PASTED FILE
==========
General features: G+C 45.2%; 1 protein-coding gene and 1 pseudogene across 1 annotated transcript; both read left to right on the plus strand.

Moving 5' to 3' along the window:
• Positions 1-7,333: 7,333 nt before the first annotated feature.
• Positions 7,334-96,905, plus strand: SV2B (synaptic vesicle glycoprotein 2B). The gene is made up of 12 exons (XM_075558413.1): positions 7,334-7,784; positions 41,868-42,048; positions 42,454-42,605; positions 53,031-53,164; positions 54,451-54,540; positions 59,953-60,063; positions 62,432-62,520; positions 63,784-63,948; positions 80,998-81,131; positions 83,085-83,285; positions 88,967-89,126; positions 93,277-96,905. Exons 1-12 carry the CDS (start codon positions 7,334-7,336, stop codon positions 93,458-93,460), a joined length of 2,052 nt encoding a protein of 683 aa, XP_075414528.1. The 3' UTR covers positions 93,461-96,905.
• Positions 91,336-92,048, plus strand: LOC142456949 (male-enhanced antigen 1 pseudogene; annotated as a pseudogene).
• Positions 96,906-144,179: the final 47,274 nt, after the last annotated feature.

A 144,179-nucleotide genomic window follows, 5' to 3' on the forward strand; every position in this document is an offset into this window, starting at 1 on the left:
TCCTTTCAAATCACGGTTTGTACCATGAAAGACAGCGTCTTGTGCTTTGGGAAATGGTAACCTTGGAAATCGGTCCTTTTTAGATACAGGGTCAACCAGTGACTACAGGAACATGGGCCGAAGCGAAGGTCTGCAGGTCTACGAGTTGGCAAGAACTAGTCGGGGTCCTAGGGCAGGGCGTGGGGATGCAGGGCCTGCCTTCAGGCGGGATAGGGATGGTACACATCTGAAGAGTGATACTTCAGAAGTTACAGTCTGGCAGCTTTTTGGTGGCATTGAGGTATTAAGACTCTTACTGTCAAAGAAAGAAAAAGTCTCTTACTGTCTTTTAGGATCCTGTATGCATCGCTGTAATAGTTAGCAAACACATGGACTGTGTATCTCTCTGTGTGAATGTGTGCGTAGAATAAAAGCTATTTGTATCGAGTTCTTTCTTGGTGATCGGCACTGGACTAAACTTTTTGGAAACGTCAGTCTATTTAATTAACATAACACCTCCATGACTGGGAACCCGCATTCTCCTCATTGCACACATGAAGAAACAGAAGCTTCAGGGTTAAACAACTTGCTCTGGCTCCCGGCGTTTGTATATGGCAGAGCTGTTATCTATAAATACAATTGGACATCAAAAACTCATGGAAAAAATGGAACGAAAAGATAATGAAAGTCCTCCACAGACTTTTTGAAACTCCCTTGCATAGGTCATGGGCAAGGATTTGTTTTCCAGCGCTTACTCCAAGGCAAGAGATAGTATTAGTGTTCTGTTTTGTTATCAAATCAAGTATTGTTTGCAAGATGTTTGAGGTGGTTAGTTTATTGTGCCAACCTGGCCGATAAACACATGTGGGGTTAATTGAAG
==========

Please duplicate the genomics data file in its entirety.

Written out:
General features: G+C 45.2%; 1 protein-coding gene and 1 pseudogene across 1 annotated transcript; both read left to right on the plus strand.

Moving 5' to 3' along the window:
• Positions 1-7,333: 7,333 nt before the first annotated feature.
• Positions 7,334-96,905, plus strand: SV2B (synaptic vesicle glycoprotein 2B). The gene is made up of 12 exons (XM_075558413.1): positions 7,334-7,784; positions 41,868-42,048; positions 42,454-42,605; positions 53,031-53,164; positions 54,451-54,540; positions 59,953-60,063; positions 62,432-62,520; positions 63,784-63,948; positions 80,998-81,131; positions 83,085-83,285; positions 88,967-89,126; positions 93,277-96,905. Exons 1-12 carry the CDS (start codon positions 7,334-7,336, stop codon positions 93,458-93,460), a joined length of 2,052 nt encoding a protein of 683 aa, XP_075414528.1. The 3' UTR covers positions 93,461-96,905.
• Positions 91,336-92,048, plus strand: LOC142456949 (male-enhanced antigen 1 pseudogene; annotated as a pseudogene).
• Positions 96,906-144,179: the final 47,274 nt, after the last annotated feature.

A 144,179-nucleotide genomic window follows, 5' to 3' on the forward strand; every position in this document is an offset into this window, starting at 1 on the left:
TCCTTTCAAATCACGGTTTGTACCATGAAAGACAGCGTCTTGTGCTTTGGGAAATGGTAACCTTGGAAATCGGTCCTTTTTAGATACAGGGTCAACCAGTGACTACAGGAACATGGGCCGAAGCGAAGGTCTGCAGGTCTACGAGTTGGCAAGAACTAGTCGGGGTCCTAGGGCAGGGCGTGGGGATGCAGGGCCTGCCTTCAGGCGGGATAGGGATGGTACACATCTGAAGAGTGATACTTCAGAAGTTACAGTCTGGCAGCTTTTTGGTGGCATTGAGGTATTAAGACTCTTACTGTCAAAGAAAGAAAAAGTCTCTTACTGTCTTTTAGGATCCTGTATGCATCGCTGTAATAGTTAGCAAACACATGGACTGTGTATCTCTCTGTGTGAATGTGTGCGTAGAATAAAAGCTATTTGTATCGAGTTCTTTCTTGGTGATCGGCACTGGACTAAACTTTTTGGAAACGTCAGTCTATTTAATTAACATAACACCTCCATGACTGGGAACCCGCATTCTCCTCATTGCACACATGAAGAAACAGAAGCTTCAGGGTTAAACAACTTGCTCTGGCTCCCGGCGTTTGTATATGGCAGAGCTGTTATCTATAAATACAATTGGACATCAAAAACTCATGGAAAAAATGGAACGAAAAGATAATGAAAGTCCTCCACAGACTTTTTGAAACTCCCTTGCATAGGTCATGGGCAAGGATTTGTTTTCCAGCGCTTACTCCAAGGCAAGAGATAGTATTAGTGTTCTGTTTTGTTATCAAATCAAGTATTGTTTGCAAGATGTTTGAGGTGGTTAGTTTATTGTGCCAACCTGGCCGATAAACACATGTGGGGTTAATTGAAG